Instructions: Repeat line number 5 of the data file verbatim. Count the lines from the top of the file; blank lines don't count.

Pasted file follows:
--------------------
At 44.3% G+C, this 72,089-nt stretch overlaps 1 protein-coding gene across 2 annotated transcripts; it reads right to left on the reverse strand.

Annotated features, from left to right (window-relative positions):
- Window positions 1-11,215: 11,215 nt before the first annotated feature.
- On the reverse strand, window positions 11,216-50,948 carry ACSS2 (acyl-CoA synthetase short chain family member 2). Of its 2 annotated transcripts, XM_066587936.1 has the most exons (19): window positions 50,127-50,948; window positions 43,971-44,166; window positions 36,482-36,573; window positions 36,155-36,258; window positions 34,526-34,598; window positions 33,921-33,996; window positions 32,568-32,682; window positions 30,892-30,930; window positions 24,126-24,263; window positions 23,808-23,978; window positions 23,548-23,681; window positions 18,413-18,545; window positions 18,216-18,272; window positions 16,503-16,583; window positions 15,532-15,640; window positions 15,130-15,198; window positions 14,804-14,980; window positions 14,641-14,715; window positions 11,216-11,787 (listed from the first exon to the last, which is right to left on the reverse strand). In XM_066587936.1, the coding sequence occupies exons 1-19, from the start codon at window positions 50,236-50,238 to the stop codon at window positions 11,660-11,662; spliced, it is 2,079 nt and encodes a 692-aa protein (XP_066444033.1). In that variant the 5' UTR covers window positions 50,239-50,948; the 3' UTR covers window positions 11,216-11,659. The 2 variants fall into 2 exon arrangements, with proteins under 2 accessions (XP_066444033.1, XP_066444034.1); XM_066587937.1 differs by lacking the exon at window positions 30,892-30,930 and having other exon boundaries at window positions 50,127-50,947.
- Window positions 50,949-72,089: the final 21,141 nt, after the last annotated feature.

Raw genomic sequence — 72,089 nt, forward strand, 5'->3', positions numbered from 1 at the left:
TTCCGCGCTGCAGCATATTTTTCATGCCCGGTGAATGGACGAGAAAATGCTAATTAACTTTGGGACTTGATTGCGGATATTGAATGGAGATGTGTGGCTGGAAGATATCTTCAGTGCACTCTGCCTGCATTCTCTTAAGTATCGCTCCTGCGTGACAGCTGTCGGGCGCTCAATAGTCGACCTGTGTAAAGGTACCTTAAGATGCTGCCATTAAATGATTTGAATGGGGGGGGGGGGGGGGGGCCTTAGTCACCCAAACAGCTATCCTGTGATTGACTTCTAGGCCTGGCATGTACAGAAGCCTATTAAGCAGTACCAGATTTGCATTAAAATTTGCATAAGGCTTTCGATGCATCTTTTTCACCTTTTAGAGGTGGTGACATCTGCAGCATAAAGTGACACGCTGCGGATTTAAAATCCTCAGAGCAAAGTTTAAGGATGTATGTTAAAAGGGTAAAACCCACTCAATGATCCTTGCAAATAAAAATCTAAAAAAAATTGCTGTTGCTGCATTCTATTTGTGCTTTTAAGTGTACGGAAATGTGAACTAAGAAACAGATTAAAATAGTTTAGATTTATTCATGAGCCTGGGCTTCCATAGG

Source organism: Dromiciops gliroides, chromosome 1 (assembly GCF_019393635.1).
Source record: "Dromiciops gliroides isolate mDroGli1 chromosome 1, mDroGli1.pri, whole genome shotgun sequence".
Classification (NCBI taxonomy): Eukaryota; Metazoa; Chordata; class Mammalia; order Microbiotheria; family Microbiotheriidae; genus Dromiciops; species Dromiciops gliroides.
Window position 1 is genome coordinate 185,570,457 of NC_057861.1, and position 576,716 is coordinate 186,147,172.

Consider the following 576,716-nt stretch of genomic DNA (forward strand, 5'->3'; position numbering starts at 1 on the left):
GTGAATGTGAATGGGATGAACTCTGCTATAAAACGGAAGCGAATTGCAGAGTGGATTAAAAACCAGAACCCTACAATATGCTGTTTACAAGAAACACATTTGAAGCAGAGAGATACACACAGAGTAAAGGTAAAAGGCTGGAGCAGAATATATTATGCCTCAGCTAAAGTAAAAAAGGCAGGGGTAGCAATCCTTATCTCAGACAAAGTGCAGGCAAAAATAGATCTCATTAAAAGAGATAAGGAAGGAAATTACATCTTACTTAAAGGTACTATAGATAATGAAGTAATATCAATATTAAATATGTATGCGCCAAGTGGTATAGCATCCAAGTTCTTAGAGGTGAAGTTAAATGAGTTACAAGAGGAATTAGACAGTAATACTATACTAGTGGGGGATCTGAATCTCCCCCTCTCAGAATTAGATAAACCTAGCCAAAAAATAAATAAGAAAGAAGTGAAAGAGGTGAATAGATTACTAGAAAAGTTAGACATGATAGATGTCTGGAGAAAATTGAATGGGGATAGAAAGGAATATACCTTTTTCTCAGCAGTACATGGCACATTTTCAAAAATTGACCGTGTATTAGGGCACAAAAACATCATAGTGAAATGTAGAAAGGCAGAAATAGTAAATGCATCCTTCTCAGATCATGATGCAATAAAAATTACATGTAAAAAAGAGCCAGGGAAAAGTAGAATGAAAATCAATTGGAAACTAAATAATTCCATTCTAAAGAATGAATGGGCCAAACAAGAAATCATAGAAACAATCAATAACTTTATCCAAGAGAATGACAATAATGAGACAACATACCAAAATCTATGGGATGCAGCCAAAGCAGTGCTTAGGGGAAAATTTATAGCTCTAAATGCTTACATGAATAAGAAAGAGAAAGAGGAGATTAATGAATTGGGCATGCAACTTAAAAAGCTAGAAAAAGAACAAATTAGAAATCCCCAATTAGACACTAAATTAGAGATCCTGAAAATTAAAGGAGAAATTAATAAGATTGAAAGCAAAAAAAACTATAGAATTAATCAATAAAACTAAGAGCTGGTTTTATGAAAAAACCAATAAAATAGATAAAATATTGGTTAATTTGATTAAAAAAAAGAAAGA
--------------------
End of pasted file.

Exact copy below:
- Window positions 50,949-72,089: the final 21,141 nt, after the last annotated feature.